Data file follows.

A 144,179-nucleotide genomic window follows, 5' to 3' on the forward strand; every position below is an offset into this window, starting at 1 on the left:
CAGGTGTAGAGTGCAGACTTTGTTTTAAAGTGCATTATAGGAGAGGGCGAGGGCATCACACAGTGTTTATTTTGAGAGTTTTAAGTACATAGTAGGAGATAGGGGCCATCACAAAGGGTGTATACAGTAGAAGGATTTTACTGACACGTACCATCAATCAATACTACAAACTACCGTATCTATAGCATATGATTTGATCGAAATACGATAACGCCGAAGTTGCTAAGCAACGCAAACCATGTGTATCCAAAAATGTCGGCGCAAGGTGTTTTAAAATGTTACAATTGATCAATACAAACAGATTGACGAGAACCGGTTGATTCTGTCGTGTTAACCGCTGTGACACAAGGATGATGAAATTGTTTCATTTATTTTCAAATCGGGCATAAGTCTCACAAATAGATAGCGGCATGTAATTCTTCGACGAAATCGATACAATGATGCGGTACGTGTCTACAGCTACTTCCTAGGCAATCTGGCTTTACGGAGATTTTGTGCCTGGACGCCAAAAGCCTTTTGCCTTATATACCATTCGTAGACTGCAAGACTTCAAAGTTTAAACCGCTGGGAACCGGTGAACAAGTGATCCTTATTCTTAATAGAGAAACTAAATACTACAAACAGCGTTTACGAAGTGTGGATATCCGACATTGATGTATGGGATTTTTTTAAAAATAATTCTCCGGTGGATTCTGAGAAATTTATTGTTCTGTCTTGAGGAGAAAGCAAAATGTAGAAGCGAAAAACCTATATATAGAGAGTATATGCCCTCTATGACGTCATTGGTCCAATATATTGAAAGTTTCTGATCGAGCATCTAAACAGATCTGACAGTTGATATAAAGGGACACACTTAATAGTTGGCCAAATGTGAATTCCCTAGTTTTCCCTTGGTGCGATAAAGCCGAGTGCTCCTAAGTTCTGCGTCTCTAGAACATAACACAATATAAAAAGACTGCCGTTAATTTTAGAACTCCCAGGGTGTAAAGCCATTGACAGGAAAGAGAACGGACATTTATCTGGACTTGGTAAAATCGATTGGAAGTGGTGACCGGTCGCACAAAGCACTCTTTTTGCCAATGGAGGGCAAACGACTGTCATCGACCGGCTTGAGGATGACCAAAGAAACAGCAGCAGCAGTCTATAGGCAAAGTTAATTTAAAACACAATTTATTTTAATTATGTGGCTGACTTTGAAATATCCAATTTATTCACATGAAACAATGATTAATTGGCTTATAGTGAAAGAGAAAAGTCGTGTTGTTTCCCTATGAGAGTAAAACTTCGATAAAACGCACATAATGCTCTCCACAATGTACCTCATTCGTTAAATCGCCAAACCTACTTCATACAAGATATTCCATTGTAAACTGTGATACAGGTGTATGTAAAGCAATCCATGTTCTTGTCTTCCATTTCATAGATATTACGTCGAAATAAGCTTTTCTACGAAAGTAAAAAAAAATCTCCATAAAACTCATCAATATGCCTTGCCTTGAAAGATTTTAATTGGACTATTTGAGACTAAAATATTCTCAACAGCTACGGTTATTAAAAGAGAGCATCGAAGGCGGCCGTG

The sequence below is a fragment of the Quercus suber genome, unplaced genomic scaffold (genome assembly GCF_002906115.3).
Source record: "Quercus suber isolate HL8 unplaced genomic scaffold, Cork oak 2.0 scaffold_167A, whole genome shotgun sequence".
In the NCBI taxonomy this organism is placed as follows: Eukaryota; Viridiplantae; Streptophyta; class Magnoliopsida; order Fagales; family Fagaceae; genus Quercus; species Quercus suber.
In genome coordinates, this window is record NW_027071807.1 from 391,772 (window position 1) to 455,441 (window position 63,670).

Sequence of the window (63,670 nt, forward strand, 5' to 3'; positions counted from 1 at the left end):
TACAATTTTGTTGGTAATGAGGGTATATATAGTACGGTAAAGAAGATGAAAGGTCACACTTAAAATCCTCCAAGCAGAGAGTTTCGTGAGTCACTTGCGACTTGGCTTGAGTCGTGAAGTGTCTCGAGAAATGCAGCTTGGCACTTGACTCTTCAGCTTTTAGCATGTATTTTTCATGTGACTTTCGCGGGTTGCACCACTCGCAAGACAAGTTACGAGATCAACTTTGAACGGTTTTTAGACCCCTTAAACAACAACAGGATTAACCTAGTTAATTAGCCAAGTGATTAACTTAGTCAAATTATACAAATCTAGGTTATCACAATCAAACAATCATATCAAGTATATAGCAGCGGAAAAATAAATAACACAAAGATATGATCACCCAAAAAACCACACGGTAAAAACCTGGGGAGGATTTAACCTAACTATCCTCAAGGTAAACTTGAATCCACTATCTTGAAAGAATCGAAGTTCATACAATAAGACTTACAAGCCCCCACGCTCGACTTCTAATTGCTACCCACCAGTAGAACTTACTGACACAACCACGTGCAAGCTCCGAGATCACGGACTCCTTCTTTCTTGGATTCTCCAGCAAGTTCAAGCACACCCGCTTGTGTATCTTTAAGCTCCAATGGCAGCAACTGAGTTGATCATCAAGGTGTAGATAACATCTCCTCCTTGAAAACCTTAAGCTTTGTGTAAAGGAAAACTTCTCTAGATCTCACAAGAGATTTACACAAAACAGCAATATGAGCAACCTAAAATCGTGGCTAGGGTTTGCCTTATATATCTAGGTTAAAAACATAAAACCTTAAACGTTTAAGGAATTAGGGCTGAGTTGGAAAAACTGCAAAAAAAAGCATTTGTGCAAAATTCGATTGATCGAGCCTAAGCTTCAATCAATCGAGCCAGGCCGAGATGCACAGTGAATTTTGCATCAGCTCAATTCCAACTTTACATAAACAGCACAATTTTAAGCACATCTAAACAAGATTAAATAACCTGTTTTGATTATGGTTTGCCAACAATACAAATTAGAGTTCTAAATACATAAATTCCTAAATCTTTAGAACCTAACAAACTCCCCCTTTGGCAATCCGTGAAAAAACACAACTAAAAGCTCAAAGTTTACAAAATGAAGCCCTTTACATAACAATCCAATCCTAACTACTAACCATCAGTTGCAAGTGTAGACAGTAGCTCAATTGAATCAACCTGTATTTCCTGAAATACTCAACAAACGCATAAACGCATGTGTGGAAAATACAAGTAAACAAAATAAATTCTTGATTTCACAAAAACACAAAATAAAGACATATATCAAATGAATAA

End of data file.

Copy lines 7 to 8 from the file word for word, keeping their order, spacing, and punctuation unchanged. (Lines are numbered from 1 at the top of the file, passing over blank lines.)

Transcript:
Sequence of the window (63,670 nt, forward strand, 5' to 3'; positions counted from 1 at the left end):
TACAATTTTGTTGGTAATGAGGGTATATATAGTACGGTAAAGAAGATGAAAGGTCACACTTAAAATCCTCCAAGCAGAGAGTTTCGTGAGTCACTTGCGACTTGGCTTGAGTCGTGAAGTGTCTCGAGAAATGCAGCTTGGCACTTGACTCTTCAGCTTTTAGCATGTATTTTTCATGTGACTTTCGCGGGTTGCACCACTCGCAAGACAAGTTACGAGATCAACTTTGAACGGTTTTTAGACCCCTTAAACAACAACAGGATTAACCTAGTTAATTAGCCAAGTGATTAACTTAGTCAAATTATACAAATCTAGGTTATCACAATCAAACAATCATATCAAGTATATAGCAGCGGAAAAATAAATAACACAAAGATATGATCACCCAAAAAACCACACGGTAAAAACCTGGGGAGGATTTAACCTAACTATCCTCAAGGTAAACTTGAATCCACTATCTTGAAAGAATCGAAGTTCATACAATAAGACTTACAAGCCCCCACGCTCGACTTCTAATTGCTACCCACCAGTAGAACTTACTGACACAACCACGTGCAAGCTCCGAGATCACGGACTCCTTCTTTCTTGGATTCTCCAGCAAGTTCAAGCACACCCGCTTGTGTATCTTTAAGCTCCAATGGCAGCAACTGAGTTGATCATCAAGGTGTAGATAACATCTCCTCCTTGAAAACCTTAAGCTTTGTGTAAAGGAAAACTTCTCTAGATCTCACAAGAGATTTACACAAAACAGCAATATGAGCAACCTAAAATCGTGGCTAGGGTTTGCCTTATATATCTAGGTTAAAAACATAAAACCTTAAACGTTTAAGGAATTAGGGCTGAGTTGGAAAAACTGCAAAAAAAAGCATTTGTGCAAAATTCGATTGATCGAGCCTAAGCTTCAATCAATCGAGCCAGGCCGAGATGCACAGTGAATTTTGCATCAGCTCAATTCCAACTTTACATAAACAGCACAATTTTAAGCACATCTAAACAAGATTAAATAACCTGTTTTGATTATGGTTTGCCAACAATACAAATTAGAGTTCTAAATACATAAATTCCTAAATCTTTAGAACCTAACAAACTCCCCCTTTGGCAATCCGTGAAAAAACACAACTAAAAGCTCAAAGTTTACAAAATGAAGCCCTTTACATAACAATCCAATCCTAACTACTAACCATCAGTTGCAAGTGTAGACAGTAGCTCAATTGAATCAACCTGTATTTCCTGAAATACTCAACAAACGCATAAACGCATGTGTGGAAAATACAAGTAAACAAAATAAATTCTTGATTTCACAAAAACACAAAATAAAGACATATATCAAATGAATAA